Sir Nigel Gresley had two tenders in her career: 5329 from new build to 8 August 1943 and then 5324 from that time.
Built for the LNER in 1937, and the 100th Gresley Pacific built. Her Doncaster Works number was 1863. It was originally numbered 4498. It is a 4-6-2 locomotive to the same design by Sir Nigel Gresley as the more famous Mallard.
Locomotive 4498 was actually due to receive the name Bittern, originally suggested for 4492 (later Dominion of New Zealand). So the story goes, an LNER enthusiast who worked in the Railway Correspondence and Travel Society, realised in time that 4498 was the 100th Gresley Pacific locomotive and the suggestion was made that the locomotive be named after her designer. The name Bittern was later carried on 4464.
Sir Nigel Gresley was allocated to Kings Cross 'Top Shed' from new. As LNER locomotive 7, she was reallocated to Grantham on 23 April 1944, but sent back to Top Shed on 4 June 1950. Top Shed kept 60007 until the depot was closed, then Sir Nigel Gresley was reallocated to New England shed on 16 June 1963. Sir Nigel Gresley was then allocated to St Margarets shed, to work the Edinburgh - Aberdeen trains, until final shed allocation was to Aberdeen on 20 July 1964.
Sir Nigel Gresley received a repaint at Doncaster Works 25 February 1938, and larger coal space was also provided as the locomotive was displayed at an exhibition in Manchester. Sir Nigel Gresley was also used for the opening of the Rugby testing station from 23 August - 8 October 1948. 60007 was placed onto the rollers without her tender and run up to high speeds to monitor the coal and water usage of the locomotive.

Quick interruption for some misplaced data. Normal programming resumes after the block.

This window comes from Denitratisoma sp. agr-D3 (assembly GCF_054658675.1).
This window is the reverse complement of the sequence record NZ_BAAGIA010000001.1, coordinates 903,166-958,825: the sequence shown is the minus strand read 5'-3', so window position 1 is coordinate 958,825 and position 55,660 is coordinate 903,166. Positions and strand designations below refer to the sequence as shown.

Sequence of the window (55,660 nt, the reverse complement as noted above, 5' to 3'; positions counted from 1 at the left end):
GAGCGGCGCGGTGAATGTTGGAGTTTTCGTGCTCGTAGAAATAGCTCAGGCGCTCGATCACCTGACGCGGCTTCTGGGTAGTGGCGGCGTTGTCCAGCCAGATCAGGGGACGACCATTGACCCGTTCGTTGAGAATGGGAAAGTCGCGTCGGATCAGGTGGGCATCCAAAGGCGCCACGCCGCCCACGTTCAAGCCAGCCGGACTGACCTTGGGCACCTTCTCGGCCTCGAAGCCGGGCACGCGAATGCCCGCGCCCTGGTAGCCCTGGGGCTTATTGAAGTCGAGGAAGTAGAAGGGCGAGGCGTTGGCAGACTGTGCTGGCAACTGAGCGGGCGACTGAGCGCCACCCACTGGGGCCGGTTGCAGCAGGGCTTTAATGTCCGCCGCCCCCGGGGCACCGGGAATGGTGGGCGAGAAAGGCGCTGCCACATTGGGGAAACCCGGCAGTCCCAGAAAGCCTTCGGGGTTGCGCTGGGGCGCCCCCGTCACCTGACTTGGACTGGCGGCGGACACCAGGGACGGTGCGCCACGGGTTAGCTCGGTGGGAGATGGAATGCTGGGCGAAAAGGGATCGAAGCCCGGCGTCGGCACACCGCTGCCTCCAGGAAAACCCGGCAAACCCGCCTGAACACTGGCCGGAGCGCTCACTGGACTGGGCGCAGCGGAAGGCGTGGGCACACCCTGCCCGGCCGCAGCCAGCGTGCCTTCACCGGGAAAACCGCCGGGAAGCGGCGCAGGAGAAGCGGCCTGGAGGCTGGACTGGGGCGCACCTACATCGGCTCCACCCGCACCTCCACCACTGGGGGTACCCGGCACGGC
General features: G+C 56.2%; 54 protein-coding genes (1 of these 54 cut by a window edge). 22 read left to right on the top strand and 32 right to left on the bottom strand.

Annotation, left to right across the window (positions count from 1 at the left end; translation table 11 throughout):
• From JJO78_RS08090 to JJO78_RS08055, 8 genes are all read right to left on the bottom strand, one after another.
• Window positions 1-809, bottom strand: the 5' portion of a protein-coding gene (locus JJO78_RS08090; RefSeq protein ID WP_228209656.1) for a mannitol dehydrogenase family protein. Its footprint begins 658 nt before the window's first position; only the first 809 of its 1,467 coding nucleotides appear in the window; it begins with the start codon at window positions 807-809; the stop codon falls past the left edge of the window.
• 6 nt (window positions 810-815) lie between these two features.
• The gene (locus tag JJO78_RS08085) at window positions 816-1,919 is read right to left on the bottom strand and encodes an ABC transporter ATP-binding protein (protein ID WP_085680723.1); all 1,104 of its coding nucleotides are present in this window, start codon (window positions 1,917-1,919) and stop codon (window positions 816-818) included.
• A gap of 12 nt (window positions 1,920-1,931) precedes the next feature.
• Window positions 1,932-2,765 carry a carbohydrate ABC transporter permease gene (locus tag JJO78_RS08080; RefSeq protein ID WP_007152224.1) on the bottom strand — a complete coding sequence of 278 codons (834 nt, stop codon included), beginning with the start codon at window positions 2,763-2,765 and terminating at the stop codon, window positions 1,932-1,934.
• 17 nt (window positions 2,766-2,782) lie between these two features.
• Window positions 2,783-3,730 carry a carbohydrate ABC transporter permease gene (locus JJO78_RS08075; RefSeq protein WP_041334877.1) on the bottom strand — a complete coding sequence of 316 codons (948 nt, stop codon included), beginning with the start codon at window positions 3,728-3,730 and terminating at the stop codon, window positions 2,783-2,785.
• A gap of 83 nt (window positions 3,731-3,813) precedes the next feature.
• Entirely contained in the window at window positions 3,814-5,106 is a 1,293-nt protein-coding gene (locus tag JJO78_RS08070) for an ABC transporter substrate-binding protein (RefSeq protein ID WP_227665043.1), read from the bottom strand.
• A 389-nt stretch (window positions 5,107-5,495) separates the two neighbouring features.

Sir Nigel Gresley is the holder of the postwar steam record speed of 112 miles per hour (180 km/h) gained on 23 May 1959 and carries a plaque to that effect. As with Mallard's record, this was descending southward from Stoke Summit, but unlike Mallard's run which was a special attempt, this was with a full train of passengers returning from an excursion to Doncaster works. The excursion exceeded 100 miles per hour (160 km/h) on two other occasions on the same day. As the nominated member of the British Transport Commission's Eastern area board, Alan Pegler was on the locomotive's footplate that day.
Withdrawn from service by British Railways on 1 February 1966, it was targeted by the A4 Preservation Society, which was soon renamed the A4 Locomotive Society, to rescue the locomotive from the cutter’s torch. This was achieved, and the ‘Streak’ was moved to Crewe for refurbishment. Fellow A4 No 60026 Miles Beevor also subsequently visited the former LMS works after its own withdrawal, and its three pairs of 6 ft 8 in driving wheels were transferred to No 60007 because they were in a far better condition than those on the newly saved engine.